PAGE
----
NASA's Viking robots found life on Mars 36 years ago

   Apr 13, 12:53 pm

Washington, April 13 (ANI): A new analysis of 36-year-old data, resuscitated from printouts, shows that NASA found life on Mars, an international team of mathematicians and scientists have revealed.

The analysis was based on studying the mathematically complexity of the results of a life-detection experiment conducted by NASA's Viking Mars robots in 1976.

The idea is that living systems are more complicated than purely physical ones, a concept that can be represented mathematically.

Further, NASA doesn't need a human expedition to Mars to nail down the claim, neuropharmacologist and biologist Joseph Miller, with the University of Southern California Keck School of Medicine, told Discovery News.

"The ultimate proof is to take a video of a Martian bacteria. They should send a microscope-watch the bacteria move," Miller said.

"On the basis of what we've done so far, I'd say I'm 99 percent sure there's life there," he added.

Researchers crunched raw data collected during runs of the Labeled Release experiment, which looked for signs of microbial metabolism in soil samples scooped up and processed by the two Viking landers.

General consensus of scientists has been that the experiment found geological, not biological, activity.

The new study took a different approach. Researchers distilled the Viking Labeled Release data, provided as hard copies by the original researchers, into sets of numbers and analyzed the results for complexity.

Since living systems are more complicated than non-biological processes, the idea was to look at the experiment results from a purely numerical perspective.

They found close correlations between the Viking experiment results' complexity and those of terrestrial biological data sets. They say the high degree of order is more characteristic of biological, rather than purely physical processes.

Critics counter that the method has not yet been proven effective for differentiating between biological and non-biological processes on Earth so it's premature to draw any conclusions.

"Ideally to use a technique on data from Mars one would want to show that the technique has been well calibrated and well established on Earth. The need to do so is clear; on Mars we have no way to test the method, while on Earth we can," planetary scientist and astrobiologist Christopher McKay, with NASA's Ames Research Center in Moffett Field, Calif., told Discovery News.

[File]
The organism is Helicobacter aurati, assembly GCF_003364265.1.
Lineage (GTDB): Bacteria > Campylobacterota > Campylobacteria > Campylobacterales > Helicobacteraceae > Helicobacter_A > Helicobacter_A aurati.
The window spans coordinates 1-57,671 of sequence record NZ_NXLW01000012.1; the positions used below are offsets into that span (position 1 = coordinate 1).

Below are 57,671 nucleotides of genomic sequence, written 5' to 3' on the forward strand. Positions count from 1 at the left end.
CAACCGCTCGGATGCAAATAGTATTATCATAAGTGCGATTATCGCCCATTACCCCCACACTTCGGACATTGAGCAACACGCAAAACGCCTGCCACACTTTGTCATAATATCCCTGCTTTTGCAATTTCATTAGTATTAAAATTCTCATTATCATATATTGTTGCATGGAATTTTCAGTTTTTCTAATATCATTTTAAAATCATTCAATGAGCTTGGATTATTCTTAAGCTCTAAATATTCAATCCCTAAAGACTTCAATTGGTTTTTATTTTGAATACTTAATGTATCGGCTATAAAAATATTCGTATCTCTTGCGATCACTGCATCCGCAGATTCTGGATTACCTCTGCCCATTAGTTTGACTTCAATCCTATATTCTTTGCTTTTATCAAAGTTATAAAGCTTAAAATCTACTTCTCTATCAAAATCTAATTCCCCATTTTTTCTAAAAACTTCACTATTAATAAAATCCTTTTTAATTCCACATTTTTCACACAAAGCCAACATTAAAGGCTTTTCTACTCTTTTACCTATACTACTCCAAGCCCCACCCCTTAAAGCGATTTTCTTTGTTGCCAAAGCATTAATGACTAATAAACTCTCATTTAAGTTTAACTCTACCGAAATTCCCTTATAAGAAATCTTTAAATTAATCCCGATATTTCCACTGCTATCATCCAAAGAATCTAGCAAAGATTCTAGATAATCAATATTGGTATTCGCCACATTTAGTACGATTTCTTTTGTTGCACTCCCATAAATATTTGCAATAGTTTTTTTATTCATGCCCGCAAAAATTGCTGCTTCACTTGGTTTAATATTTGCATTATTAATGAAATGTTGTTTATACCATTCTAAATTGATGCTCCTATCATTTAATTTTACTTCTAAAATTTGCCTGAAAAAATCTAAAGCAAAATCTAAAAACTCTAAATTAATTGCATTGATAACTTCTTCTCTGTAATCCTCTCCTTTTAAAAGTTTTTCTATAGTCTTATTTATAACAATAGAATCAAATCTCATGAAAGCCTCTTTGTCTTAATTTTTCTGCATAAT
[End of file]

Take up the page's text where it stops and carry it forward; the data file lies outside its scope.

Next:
While not iron-clad, Miller noted the findings are an additional plank of evidence challenging the popularly contention that Viking did not find life.

He also is reanalysing the data to see if there are variations when sunlight was blocked by a weeks-long dust storm on Mars, with the idea being that biological systems would have acted differently to the environmental change than geologic ones. Results of the research are expected to be presented in August.

Findings of the new analysis are published online in the International Journal of Aeronautical and Space Sciences. (ANI)

Is lemon juice new environmental-friendly solution for space designers? Sep 21, 11:00 am
London, Sep 21 (ANI): ESA's Clean Space initiative, tasked with reducing the space industry's environmental impact on Earth and space, are planning to investigate new environmental-friendly methods like "lemon juice" for corrosion resistance and high strength stainless steel in order to make it an essential material for satellite and rocket designers.
Full Story
Milky Way galaxy expanded by devouring smaller counterparts Sep 20, 12:56 am
Washington, Sept 20 (ANI): A new study has revealed that massive galaxies have stopped making their own stars and are instead "eating" nearby galaxies and our Milky Way galaxy has grown by doing the same.
Full Story
Shrink-wrapping 'second skin' spacesuits come closer to reality Sep 20, 12:56 am
Washington, Sept 20 (ANI): A new research has revealed about the future spacesuits that may be a lightweight stretchy garment lined with tiny muscle-like coils to contract and essentially shrink-wrap the garment around astronauts' body in response to heat.
Full Story
Uranus' icy moon Miranda experiences intense resurfacing from tidal heating Sep 19, 6:31 am
Washington, Sept 19 (ANI): A new study has revealed that the icy moon of Uranus, Miranda, has experienced an episode of intense resurfacing from tidal heating.
Full Story
Comments

LATEST STORIES
TOP VIDEO STORIES
PHOTO GALLERY